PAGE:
Ginger probably poses no threat to unborn


Women taking ginger during their first trimester of pregnancy to relieve nausea and vomiting are no more likely to experience poor pregnancy outcomes than women exposed to nonteratogenic, nonantiemetic drugs. When investigators compared women taking various ginger formulations to those in the comparison group, they found no evidence that the herb affected the number of live births, spontaneous abortions, stillbirths, therapeutic abortions, mean birthweight, mean gestational age, or major malformations. There were actually more infants weighing less than 2,500 g among women not using ginger (12 vs. 3; P<0.001).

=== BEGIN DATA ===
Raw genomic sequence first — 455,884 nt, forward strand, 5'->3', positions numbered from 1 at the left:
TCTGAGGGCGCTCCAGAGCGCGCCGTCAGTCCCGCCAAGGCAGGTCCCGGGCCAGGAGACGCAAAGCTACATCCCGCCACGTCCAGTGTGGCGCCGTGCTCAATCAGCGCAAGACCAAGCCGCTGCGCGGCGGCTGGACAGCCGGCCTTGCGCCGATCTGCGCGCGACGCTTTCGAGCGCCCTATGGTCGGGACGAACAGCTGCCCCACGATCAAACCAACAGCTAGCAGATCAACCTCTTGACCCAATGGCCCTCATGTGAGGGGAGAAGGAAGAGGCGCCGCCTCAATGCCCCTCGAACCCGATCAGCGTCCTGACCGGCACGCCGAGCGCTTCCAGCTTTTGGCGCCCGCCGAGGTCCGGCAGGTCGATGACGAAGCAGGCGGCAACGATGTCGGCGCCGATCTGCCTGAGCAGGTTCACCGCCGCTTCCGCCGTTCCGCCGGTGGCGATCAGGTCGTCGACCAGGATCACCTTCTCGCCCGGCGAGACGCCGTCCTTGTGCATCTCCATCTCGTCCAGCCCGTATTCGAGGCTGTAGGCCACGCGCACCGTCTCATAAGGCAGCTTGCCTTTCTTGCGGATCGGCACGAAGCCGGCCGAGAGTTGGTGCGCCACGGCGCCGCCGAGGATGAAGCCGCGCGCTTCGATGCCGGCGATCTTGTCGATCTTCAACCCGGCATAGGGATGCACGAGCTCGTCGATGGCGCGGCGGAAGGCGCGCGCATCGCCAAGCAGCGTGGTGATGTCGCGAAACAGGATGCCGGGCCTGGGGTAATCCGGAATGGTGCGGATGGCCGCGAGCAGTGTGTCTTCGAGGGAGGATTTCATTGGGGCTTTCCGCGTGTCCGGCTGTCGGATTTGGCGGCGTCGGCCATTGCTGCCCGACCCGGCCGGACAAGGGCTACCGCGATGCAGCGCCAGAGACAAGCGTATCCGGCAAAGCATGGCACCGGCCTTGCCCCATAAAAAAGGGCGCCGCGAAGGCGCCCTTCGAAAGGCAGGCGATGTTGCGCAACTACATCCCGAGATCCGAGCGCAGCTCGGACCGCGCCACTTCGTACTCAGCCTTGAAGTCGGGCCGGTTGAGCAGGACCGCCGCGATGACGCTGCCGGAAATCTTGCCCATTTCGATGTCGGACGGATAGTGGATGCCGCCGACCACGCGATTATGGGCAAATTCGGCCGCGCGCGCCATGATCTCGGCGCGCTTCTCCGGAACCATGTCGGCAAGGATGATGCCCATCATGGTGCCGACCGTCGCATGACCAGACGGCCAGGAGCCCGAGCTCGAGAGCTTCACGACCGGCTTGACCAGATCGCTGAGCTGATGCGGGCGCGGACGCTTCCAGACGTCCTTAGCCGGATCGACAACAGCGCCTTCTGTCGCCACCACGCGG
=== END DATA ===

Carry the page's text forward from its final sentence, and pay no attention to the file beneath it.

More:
A new ACOG Practice Bulletin concludes there is some evidence to support the use of ginger for treating the nausea and vomiting of pregnancy.

Portnoi G, Chng L, Karimi-Tabesh L, et al. Prospective comparative study of the safety and effectiveness of ginger for the treatment of nausea and vomiting in pregnancy. Am J Obstet Gynecol. 2003;189:1374-1377.

ACOG Practice Bulletin No. 52. Nausea and vomiting of pregnancy. April 2004.

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